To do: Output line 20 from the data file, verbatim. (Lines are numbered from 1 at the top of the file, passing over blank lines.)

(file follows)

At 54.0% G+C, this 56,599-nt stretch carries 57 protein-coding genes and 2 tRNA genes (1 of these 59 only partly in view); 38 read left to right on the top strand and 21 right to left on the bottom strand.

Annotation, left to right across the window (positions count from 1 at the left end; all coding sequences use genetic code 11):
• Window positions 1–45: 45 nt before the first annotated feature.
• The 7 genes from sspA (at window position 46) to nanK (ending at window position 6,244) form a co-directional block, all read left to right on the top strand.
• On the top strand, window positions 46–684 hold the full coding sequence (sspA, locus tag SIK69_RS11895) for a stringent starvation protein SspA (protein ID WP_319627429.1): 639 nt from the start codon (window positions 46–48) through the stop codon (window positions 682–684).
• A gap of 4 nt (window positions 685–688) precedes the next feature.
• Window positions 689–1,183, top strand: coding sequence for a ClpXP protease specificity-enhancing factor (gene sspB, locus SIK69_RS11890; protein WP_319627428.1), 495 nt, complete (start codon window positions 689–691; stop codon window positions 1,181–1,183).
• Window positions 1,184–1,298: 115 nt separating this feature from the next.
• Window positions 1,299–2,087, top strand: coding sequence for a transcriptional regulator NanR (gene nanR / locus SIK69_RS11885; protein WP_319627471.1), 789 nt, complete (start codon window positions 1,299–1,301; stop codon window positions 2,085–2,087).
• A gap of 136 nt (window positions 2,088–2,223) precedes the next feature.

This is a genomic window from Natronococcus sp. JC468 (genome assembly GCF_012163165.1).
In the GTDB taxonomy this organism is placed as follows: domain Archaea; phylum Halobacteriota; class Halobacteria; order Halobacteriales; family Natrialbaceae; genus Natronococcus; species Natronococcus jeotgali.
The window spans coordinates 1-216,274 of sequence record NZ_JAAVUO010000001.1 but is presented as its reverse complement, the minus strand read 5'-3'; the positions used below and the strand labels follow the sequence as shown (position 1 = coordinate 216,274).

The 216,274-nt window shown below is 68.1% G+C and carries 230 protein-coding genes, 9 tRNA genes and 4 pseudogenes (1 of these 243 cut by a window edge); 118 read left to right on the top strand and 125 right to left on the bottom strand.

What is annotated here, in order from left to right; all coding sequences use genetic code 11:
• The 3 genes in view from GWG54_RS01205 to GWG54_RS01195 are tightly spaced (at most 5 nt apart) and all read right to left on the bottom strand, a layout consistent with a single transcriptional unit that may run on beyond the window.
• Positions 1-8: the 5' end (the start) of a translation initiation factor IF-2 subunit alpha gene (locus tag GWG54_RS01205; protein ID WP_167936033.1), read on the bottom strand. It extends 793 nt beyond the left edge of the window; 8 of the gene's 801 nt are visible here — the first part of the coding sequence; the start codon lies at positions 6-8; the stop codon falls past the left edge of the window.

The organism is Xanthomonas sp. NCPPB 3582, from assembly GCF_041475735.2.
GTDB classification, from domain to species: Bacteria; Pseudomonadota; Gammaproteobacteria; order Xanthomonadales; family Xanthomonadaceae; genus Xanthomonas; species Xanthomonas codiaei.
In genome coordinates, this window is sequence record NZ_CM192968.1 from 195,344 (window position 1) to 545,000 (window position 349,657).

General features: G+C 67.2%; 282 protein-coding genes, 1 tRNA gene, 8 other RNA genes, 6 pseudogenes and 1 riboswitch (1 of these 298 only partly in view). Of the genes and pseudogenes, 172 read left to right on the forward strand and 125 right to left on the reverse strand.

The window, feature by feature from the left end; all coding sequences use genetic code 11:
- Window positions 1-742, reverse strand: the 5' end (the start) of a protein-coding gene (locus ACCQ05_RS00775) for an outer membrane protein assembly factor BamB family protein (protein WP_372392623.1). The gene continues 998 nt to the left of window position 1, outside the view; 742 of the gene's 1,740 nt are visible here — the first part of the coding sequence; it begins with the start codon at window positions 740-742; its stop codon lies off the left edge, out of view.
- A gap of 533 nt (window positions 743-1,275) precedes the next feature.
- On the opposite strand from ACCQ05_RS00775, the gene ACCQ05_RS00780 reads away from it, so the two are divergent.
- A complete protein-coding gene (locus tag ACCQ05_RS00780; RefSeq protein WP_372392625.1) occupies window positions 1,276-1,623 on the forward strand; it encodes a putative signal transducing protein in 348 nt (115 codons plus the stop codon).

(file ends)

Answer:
In genome coordinates, this window is sequence record NZ_CM192968.1 from 195,344 (window position 1) to 545,000 (window position 349,657).